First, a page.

Burundi isn’t at war, but it has all the humanitarian hallmarks of a country that is.
Campaigning began this week ahead of a 17 May referendum that could allow President Pierre Nkurunziza to stay in office until 2034. A government clampdown and an uptick in political violence are raising fears that the humanitarian situation will deteriorate further as civil liberties and the rule of law are eroded, prompting more people to join some 400,000 already seeking refuge in neighbouring countries.
Lewis Mudge, senior researcher in the Africa Division at Human Rights Watch, said Burundians will continue to flee unless the political crisis is resolved.
“The current situation is worrying, as a lot of Burundi's problems are political at the root and at their base,” he said. “It's hard to put a timeline on it, but unless these political issues are resolved, I think it's very possible that we could see even more people fleeing the country, which would put an enormous strain on Burundi's neighbours.”
More than 3.6 million Burundians – about a quarter of the population of what is the world’s fourth poorest country – now need aid to get by, an increase of almost 20 percent over 2017, according to the UN’s Humanitarian Response Plan.
Some 2.6 million people lack reliable access to food, up from 1.5 million a year ago and 700,000 in April 2016. One in six children under the age of five are affected by chronic malnutrition, a condition that stunts growth and impairs mental development.
Aid agencies say they need some $142 million to meet needs this year. So far, only two percent of the appeal has been funded.
Much of this money is required to fill the gap left by a cash-strapped and ineffective state in providing basic services – countering widespread malnutrition and food insecurity, boosting primary healthcare (six million Burundians got malaria in 2017), and helping 190,000 internally displaced people (mostly due to natural disasters such as floods and landslides in 2016) and 65,000 refugees from neighbouring states.
Burundi’s inability to care for its citizens has several causes: the lingering effects of a civil war that broke out in 1993 and only formally ended in 2006; an economy overly dependent on an inefficient agriculture sector; the political crisis ignited in 2015 when Nkurunziza decided to run for re-election in apparent violation of constitutional term limits; and the drying-up of the foreign cash on which the government long depended.
Such overseas assistance “is on a drip at the moment”, according to one aid worker, who asked not to be named due to the sensitivity of working in Burundi. Suspended donor support has led to a 72-percent cut in the government’s water and sanitation budget, increasing the risk of epidemics such as cholera, while funds for healthcare have been more than halved.
Hundreds of thousands of Burundians fled the country in the early stages of the 2015 political crisis, and continue to leave at a rate of up to 70 a day, according to the UN’s refugee agency, UNHCR.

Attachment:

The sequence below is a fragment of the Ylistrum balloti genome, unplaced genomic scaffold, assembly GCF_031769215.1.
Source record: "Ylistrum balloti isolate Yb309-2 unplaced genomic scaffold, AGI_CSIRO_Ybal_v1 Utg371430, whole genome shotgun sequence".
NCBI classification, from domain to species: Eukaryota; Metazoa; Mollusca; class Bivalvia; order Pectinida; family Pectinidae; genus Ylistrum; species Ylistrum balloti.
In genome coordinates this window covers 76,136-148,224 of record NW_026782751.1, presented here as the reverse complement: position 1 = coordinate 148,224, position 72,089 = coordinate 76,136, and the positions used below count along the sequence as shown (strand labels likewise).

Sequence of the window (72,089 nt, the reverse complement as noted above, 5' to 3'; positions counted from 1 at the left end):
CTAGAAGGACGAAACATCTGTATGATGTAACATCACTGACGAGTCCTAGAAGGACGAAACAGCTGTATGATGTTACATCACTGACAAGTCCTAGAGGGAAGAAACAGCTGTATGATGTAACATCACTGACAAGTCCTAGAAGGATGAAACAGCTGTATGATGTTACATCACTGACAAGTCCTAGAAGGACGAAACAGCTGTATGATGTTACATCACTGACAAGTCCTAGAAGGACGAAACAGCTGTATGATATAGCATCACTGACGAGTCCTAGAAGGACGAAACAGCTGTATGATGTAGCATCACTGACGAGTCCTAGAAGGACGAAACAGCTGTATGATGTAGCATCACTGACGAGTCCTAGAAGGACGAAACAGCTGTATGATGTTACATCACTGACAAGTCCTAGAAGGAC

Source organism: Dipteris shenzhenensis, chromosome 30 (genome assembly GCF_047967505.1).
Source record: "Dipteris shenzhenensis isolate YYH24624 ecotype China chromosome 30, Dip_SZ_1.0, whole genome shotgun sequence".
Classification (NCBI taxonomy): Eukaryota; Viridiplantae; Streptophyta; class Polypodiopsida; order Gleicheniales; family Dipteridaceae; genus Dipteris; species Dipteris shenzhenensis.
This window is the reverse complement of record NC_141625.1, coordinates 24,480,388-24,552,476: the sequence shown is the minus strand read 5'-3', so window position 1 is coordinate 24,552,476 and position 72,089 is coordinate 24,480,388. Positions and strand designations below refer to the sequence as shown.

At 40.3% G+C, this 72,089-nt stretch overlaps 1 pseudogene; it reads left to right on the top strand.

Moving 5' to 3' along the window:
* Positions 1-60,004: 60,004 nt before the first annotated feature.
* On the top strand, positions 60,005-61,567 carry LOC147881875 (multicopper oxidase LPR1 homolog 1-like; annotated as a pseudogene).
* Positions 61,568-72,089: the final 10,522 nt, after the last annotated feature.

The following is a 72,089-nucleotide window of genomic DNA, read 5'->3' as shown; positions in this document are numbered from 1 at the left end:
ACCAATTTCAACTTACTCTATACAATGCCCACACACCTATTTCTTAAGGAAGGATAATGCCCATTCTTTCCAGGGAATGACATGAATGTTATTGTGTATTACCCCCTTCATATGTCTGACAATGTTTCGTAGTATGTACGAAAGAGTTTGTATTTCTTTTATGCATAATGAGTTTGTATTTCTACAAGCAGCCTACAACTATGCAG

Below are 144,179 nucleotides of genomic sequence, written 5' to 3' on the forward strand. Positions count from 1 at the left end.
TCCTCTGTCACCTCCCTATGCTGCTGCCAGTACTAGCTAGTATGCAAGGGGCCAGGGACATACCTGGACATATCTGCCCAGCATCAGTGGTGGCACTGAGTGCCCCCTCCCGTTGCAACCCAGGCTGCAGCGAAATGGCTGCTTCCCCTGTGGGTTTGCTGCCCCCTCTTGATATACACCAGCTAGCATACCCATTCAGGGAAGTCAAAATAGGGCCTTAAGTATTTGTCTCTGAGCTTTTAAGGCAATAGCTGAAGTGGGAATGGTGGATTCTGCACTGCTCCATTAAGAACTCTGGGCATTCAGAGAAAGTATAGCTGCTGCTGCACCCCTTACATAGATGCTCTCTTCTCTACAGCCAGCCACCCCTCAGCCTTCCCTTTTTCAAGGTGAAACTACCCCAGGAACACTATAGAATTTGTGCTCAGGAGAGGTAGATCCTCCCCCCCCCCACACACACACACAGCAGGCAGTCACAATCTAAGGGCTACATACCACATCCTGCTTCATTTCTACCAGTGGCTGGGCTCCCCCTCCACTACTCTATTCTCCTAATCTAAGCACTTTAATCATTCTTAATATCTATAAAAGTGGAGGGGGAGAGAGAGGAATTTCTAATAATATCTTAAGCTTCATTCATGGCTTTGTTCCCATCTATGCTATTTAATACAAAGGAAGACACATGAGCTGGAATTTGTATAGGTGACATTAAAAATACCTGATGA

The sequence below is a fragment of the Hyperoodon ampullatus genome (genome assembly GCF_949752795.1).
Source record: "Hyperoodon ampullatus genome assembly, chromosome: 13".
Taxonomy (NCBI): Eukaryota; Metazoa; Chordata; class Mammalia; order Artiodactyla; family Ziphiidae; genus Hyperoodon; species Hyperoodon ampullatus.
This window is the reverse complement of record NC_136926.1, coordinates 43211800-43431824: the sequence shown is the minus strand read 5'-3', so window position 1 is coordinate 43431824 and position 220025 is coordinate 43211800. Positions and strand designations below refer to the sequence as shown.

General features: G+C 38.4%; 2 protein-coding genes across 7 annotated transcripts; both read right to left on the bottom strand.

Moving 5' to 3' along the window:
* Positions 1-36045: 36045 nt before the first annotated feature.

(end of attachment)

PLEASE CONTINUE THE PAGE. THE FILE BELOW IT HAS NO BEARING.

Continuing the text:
Richard Moncrieff, Central Africa project director at the International Crisis Group, blamed government policy for the deteriorating humanitarian situation.
“Some progress was being made before the crisis in 2015 in food security and malnutrition, but this is being reversed partly because donors are pulling out – for which government is to blame also – and partly because government incompetence is being exposed by uncertainty, violence, and flight of human capital,” he said.
Government policies are also making it harder for humanitarian agencies to deliver aid in Burundi. The 2018 Response Plan pointed to numerous “legal and administrative restrictions [that] limit current and future operational efficiency” of aid agencies and their ability to travel into the interior of the country, except in extremely urgent cases. It added that legislation covering NGOs adopted in January 2017 undermined the independence of aid agencies.
These constraints “remain a key issue for humanitarian actors” in Burundi, Philippe Adapoe, Save the Children’s country director in neighbouring Rwanda, said.
Abuses rise as poll draws near
Wide-ranging human rights abuses committed by security forces and affiliated groups over the past few years led the International Criminal Court to announce in November that it would conduct an investigation into Burundi, even though the country became the first in the world to withdraw from the tribunal the previous month.
Alleged crimes against humanity cited by the ICC include: murder and attempted murder; imprisonment or severe deprivation of liberty; torture; rape; enforced disappearance; and persecution. Depending on its findings, the ICC’s next step could be indictments and arrest warrants.
The run-up to the 17 May poll has seen a spike in abuses and threats against those opposed to the amendments.
Mediation efforts led by the East African Community have failed to reconcile the government and the opposition. “The mediation process still shows signs of being highly fractured and is yet to achieve tangible results,” the Pretoria-based Institute for Security Studies think tank said this week. “Nkurunziza’s government has shown an increasingly intransigent and uncooperative position towards resolving the crisis,” it added.
Many of Nkurunziza’s leading opponents now live in exile, while those still in Burundi who favour a “No” vote in the referendum are being cast by officials as enemies and criminals.
“Opponents, including elected officials, are constantly harassed. The [Imbonerakure] militia which protects government bigwigs commits abuses in deplorable indifference of a judiciary which is a mere shadow of itself,” Dieudonné Bashirahishize, the head of a group of lawyers representing victims of the 2015 crisis, told IRIN. “Leaders of the ruling party keep calling for those who dare to push for a ‘No’ vote to be lynched.”
In one of several similar videos circulating on social media, a ruling party official says: “If you vote ‘No’, you know it will be death.”